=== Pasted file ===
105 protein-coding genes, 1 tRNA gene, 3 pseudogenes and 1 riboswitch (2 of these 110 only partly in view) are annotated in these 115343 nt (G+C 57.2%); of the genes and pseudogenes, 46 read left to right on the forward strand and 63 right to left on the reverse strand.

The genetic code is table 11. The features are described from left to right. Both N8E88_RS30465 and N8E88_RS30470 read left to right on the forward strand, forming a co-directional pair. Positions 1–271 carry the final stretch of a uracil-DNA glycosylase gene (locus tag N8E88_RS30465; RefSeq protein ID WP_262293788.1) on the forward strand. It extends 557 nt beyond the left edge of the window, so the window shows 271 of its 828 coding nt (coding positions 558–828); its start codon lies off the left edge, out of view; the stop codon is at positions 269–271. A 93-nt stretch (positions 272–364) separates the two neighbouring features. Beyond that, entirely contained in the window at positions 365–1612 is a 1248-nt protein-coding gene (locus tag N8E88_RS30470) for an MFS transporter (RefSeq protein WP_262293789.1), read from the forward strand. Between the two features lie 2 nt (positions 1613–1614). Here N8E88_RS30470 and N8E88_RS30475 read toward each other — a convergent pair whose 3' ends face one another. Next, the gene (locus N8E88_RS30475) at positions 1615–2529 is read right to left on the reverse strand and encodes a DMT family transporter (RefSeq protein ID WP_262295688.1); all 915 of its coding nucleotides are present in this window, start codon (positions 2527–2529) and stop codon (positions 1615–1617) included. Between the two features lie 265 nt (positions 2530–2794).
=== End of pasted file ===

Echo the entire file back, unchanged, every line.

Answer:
105 protein-coding genes, 1 tRNA gene, 3 pseudogenes and 1 riboswitch (2 of these 110 only partly in view) are annotated in these 115343 nt (G+C 57.2%); of the genes and pseudogenes, 46 read left to right on the forward strand and 63 right to left on the reverse strand.

The genetic code is table 11. The features are described from left to right. Both N8E88_RS30465 and N8E88_RS30470 read left to right on the forward strand, forming a co-directional pair. Positions 1–271 carry the final stretch of a uracil-DNA glycosylase gene (locus tag N8E88_RS30465; RefSeq protein ID WP_262293788.1) on the forward strand. It extends 557 nt beyond the left edge of the window, so the window shows 271 of its 828 coding nt (coding positions 558–828); its start codon lies off the left edge, out of view; the stop codon is at positions 269–271. A 93-nt stretch (positions 272–364) separates the two neighbouring features. Beyond that, entirely contained in the window at positions 365–1612 is a 1248-nt protein-coding gene (locus tag N8E88_RS30470) for an MFS transporter (RefSeq protein WP_262293789.1), read from the forward strand. Between the two features lie 2 nt (positions 1613–1614). Here N8E88_RS30470 and N8E88_RS30475 read toward each other — a convergent pair whose 3' ends face one another. Next, the gene (locus N8E88_RS30475) at positions 1615–2529 is read right to left on the reverse strand and encodes a DMT family transporter (RefSeq protein ID WP_262295688.1); all 915 of its coding nucleotides are present in this window, start codon (positions 2527–2529) and stop codon (positions 1615–1617) included. Between the two features lie 265 nt (positions 2530–2794).